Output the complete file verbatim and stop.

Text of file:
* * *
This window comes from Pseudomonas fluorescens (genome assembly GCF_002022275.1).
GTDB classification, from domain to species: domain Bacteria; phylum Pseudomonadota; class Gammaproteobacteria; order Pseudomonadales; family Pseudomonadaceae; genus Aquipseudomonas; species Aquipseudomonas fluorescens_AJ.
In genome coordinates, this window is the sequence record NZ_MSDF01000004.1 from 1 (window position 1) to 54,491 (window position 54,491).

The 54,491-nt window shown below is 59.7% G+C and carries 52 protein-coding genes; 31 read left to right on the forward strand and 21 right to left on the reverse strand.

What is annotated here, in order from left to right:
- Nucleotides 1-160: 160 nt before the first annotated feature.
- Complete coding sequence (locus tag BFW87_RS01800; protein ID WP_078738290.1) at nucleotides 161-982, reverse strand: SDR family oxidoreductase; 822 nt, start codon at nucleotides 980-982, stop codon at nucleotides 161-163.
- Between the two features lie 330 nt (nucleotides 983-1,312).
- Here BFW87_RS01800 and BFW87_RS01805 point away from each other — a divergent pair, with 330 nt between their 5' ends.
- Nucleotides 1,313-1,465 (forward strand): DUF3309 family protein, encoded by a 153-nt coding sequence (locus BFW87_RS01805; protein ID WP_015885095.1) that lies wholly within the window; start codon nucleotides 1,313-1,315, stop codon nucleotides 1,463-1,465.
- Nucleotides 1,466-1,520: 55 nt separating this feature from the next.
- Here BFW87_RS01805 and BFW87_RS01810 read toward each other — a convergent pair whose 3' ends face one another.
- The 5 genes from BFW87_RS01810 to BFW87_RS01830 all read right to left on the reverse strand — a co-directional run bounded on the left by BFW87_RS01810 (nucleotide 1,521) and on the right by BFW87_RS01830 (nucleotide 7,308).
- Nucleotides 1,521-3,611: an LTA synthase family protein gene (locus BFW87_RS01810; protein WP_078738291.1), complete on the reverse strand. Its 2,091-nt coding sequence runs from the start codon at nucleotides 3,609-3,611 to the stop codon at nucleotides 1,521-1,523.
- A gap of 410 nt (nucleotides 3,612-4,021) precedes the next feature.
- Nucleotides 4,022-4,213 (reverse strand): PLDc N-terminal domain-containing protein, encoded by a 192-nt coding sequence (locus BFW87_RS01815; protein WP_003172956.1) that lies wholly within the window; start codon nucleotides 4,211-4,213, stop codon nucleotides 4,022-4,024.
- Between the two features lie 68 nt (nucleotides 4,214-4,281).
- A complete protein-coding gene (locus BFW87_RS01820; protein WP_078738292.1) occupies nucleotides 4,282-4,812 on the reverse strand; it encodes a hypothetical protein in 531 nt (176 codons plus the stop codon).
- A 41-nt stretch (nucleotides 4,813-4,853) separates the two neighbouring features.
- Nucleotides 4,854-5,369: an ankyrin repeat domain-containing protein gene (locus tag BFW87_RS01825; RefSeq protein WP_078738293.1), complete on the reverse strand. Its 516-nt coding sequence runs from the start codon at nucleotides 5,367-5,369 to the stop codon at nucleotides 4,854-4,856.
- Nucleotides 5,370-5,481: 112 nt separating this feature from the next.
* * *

This window comes from Pseudomonas fluorescens (genome assembly GCF_002022275.1).
GTDB classification, from domain to species: domain Bacteria; phylum Pseudomonadota; class Gammaproteobacteria; order Pseudomonadales; family Pseudomonadaceae; genus Aquipseudomonas; species Aquipseudomonas fluorescens_AJ.
In genome coordinates, this window is the sequence record NZ_MSDF01000004.1 from 1 (window position 1) to 54,491 (window position 54,491).

The 54,491-nt window shown below is 59.7% G+C and carries 52 protein-coding genes; 31 read left to right on the forward strand and 21 right to left on the reverse strand.

What is annotated here, in order from left to right:
- Nucleotides 1-160: 160 nt before the first annotated feature.
- Complete coding sequence (locus tag BFW87_RS01800; protein ID WP_078738290.1) at nucleotides 161-982, reverse strand: SDR family oxidoreductase; 822 nt, start codon at nucleotides 980-982, stop codon at nucleotides 161-163.
- Between the two features lie 330 nt (nucleotides 983-1,312).
- Here BFW87_RS01800 and BFW87_RS01805 point away from each other — a divergent pair, with 330 nt between their 5' ends.
- Nucleotides 1,313-1,465 (forward strand): DUF3309 family protein, encoded by a 153-nt coding sequence (locus BFW87_RS01805; protein ID WP_015885095.1) that lies wholly within the window; start codon nucleotides 1,313-1,315, stop codon nucleotides 1,463-1,465.
- Nucleotides 1,466-1,520: 55 nt separating this feature from the next.
- Here BFW87_RS01805 and BFW87_RS01810 read toward each other — a convergent pair whose 3' ends face one another.
- The 5 genes from BFW87_RS01810 to BFW87_RS01830 all read right to left on the reverse strand — a co-directional run bounded on the left by BFW87_RS01810 (nucleotide 1,521) and on the right by BFW87_RS01830 (nucleotide 7,308).
- Nucleotides 1,521-3,611: an LTA synthase family protein gene (locus BFW87_RS01810; protein WP_078738291.1), complete on the reverse strand. Its 2,091-nt coding sequence runs from the start codon at nucleotides 3,609-3,611 to the stop codon at nucleotides 1,521-1,523.
- A gap of 410 nt (nucleotides 3,612-4,021) precedes the next feature.
- Nucleotides 4,022-4,213 (reverse strand): PLDc N-terminal domain-containing protein, encoded by a 192-nt coding sequence (locus BFW87_RS01815; protein WP_003172956.1) that lies wholly within the window; start codon nucleotides 4,211-4,213, stop codon nucleotides 4,022-4,024.
- Between the two features lie 68 nt (nucleotides 4,214-4,281).
- A complete protein-coding gene (locus BFW87_RS01820; protein WP_078738292.1) occupies nucleotides 4,282-4,812 on the reverse strand; it encodes a hypothetical protein in 531 nt (176 codons plus the stop codon).
- A 41-nt stretch (nucleotides 4,813-4,853) separates the two neighbouring features.
- Nucleotides 4,854-5,369: an ankyrin repeat domain-containing protein gene (locus tag BFW87_RS01825; RefSeq protein WP_078738293.1), complete on the reverse strand. Its 516-nt coding sequence runs from the start codon at nucleotides 5,367-5,369 to the stop codon at nucleotides 4,854-4,856.
- Nucleotides 5,370-5,481: 112 nt separating this feature from the next.